Barcelona defender Gerard Pique admits he has considered retiring from Spain, citing recent hostility following his comments on Catalan independence.
Pique was booed by Spain fans during Monday's open training session with the national team.
But on Wednesday at a news conference in Las Rozas, Madrid, he stated his intention to continue playing for his country and also attempted to defuse the controversy.
He said: "I have considered it [quitting] but after evaluating it, I think the best solution is to continue. To leave would be to give pleasure to those that have booed me, it would be telling them that they've won.
"I know in this group there are many that want me to continue and give everything for the national team. The national coach and the players have decided for me to be here. I'm here to help in as much as I can on the pitch, which is my job."
Pique says he was "hurt" by the reception he got on Monday.
"It was difficult because obviously you don't like the fans to be against you and to address you with that hostility," he said. "Nobody likes to be insulted and booed. I think this is a challenge for me and I believe I can turn things around.
"There are people that were offended by my words but there are also many others in Spain that understand how I feel. Whether I think one way or another, through respect and coherence, we can find a way to reach a common understanding."
After Barcelona's 3-0 win over Las Palmas on Sunday, a game that was played behind closed doors due to the political climate in Catalonia, Pique drew the ire of some fans with his emotional remarks about the violent scenes related to the referendum which had taken place in the region that day.
Pique voted in Sunday's referendum, despite it being declared illegal by the Spanish government.
"I don't regret the things I said [on Sunday]," Pique said. "We are all people and we have our opinions. It's impossible that we all think alike. I've only said that people should be allowed to vote. I have not taken a side. I'm in favour that people can vote, yes or no.
"But I respect others, like [Spanish tennis player] Rafa Nadal who thinks the Catalan people should not be allowed to vote. But through dialogue, it's possible to reach an understanding."
Asked if he was in favour of an independent Catalonia, Pique said: "That's the million dollar question and I'm not going to answer that. I would lose fans if I answered that question."
Catalonia's regional government said on Wednesday it is preparing to declare the region's independence from Spain following Sunday's contested referendum, with some lawmakers saying it would happen as soon as Oct. 9. As Spain grappled with its most serious national crisis in decades, a top EU official said Spain and Catalonia must talk with each other, even if Catalonia broke the law with an illegal referendum on independence.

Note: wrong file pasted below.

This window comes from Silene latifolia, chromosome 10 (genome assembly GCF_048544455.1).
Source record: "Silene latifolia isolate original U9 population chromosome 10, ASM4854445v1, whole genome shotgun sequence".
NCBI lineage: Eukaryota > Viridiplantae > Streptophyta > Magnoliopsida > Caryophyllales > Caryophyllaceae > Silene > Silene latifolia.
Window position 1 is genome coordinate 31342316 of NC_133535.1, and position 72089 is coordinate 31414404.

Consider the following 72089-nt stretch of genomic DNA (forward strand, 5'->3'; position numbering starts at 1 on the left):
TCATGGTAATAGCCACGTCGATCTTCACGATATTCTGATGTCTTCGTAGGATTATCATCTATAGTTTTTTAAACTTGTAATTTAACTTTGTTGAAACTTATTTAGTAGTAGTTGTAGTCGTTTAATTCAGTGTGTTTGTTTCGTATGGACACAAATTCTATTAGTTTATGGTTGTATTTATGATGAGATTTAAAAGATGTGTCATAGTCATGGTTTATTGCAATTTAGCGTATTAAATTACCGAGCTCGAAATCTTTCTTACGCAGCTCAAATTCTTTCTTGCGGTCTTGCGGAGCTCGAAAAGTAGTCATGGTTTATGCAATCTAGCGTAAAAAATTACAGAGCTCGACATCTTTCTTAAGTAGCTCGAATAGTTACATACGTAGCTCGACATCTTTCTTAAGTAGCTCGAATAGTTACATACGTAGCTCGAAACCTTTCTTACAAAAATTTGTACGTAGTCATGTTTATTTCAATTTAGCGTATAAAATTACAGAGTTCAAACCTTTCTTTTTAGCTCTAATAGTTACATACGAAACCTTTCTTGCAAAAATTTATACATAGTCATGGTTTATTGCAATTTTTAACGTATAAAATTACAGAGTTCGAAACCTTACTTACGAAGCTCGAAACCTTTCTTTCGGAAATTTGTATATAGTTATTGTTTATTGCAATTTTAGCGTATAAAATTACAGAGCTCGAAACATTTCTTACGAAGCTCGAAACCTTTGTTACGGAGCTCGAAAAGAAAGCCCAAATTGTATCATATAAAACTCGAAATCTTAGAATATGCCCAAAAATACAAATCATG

FC Barcelona on Wednesday offered to be a conduit in that conversation and issued the following statement:
"FC Barcelona, as a reference point in Catalan sport, committed to the values of respect, dialogue and coexistence, today joined the Independent Commission for Mediation, Dialogue and Conciliation. This Commission, promoted by the Barcelona Legal Association, aims to find a way out of the current political situation.
"The Club joins the group of Catalan civil society entities that this morning, led by the chairperson Mª Eugenia Gay, have set up this Commission. Among the entities involved are the Universities of Barcelona and the Autonomous Council of Catalan Lawyers, the UGT and CCOO unions in Catalonia, PIMEC, the Barcelona Chamber of Commerce, the United Nations Association in Spain and the College of Economists, among others."
Pique, meanwhile, reiterated on Wednesday that someone in favour of Catalan independence should be allowed to play for Spain.
"It's not incongruent," he said. "A pro-independent can play for the Spain national team. There is no Catalan national team and if you have nothing against Spain, then you should be allowed to play with the Spain team. Why can't a pro-independent play for Spain, although this is not my case."
Pique has played for Spain's youth teams and scored five goals in 91 appearances for the senior side since making his debut in February 2009.
"I have been here since I was 15," he said. "I consider this my family. It's one of the big reasons why I'm still here. My commitment has been maximum. I'm hurt that people judge my commitment. I'm proud to be in the national team, to be a part of this unique group of players."
Pique has urged the supporters to stand by the team in Friday's game against Albania in Alicante.
"I realise that the booing by some will not stop, but others that are considering it, I hope they listen to what I have to say," he said. "I feel uncomfortable for my teammates not so much for me but for them, because the fans should be supporting them.
"Friday's game is a complicated one. If we win we are virtually qualified for the World Cup and that is what we have to focus on."
Spain are three points clear of Italy at the top of Group G with two qualifying games remaining.
Pique, who announced last October that he would retire from the national team after next summer's World Cup in order to allow "future generations to take his place," now says he may play for Spain after the World Cup.
"I've also considered continuing beyond the Russia World Cup," he said.